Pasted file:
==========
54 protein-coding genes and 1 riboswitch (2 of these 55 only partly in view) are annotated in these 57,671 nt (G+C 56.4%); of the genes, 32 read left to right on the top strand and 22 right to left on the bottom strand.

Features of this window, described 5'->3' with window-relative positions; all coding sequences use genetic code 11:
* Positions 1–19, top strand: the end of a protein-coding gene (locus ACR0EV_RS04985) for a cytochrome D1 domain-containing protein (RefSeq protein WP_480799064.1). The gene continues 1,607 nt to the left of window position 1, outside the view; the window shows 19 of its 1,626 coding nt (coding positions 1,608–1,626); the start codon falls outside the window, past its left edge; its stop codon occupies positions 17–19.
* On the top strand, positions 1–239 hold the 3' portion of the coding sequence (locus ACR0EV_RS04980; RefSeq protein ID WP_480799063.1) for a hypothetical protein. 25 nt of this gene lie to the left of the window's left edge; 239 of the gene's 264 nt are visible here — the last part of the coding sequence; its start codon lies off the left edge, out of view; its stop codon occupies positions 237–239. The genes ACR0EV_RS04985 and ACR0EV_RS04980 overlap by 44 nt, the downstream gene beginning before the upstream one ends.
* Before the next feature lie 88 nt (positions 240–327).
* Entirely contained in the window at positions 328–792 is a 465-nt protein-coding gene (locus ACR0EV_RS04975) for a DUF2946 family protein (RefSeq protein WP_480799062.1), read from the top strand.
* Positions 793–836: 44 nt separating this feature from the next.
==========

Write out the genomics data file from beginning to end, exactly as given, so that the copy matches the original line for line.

54 protein-coding genes and 1 riboswitch (2 of these 55 only partly in view) are annotated in these 57,671 nt (G+C 56.4%); of the genes, 32 read left to right on the top strand and 22 right to left on the bottom strand.

Features of this window, described 5'->3' with window-relative positions; all coding sequences use genetic code 11:
* Positions 1–19, top strand: the end of a protein-coding gene (locus ACR0EV_RS04985) for a cytochrome D1 domain-containing protein (RefSeq protein WP_480799064.1). The gene continues 1,607 nt to the left of window position 1, outside the view; the window shows 19 of its 1,626 coding nt (coding positions 1,608–1,626); the start codon falls outside the window, past its left edge; its stop codon occupies positions 17–19.
* On the top strand, positions 1–239 hold the 3' portion of the coding sequence (locus ACR0EV_RS04980; RefSeq protein ID WP_480799063.1) for a hypothetical protein. 25 nt of this gene lie to the left of the window's left edge; 239 of the gene's 264 nt are visible here — the last part of the coding sequence; its start codon lies off the left edge, out of view; its stop codon occupies positions 237–239. The genes ACR0EV_RS04985 and ACR0EV_RS04980 overlap by 44 nt, the downstream gene beginning before the upstream one ends.
* Before the next feature lie 88 nt (positions 240–327).
* Entirely contained in the window at positions 328–792 is a 465-nt protein-coding gene (locus ACR0EV_RS04975) for a DUF2946 family protein (RefSeq protein WP_480799062.1), read from the top strand.
* Positions 793–836: 44 nt separating this feature from the next.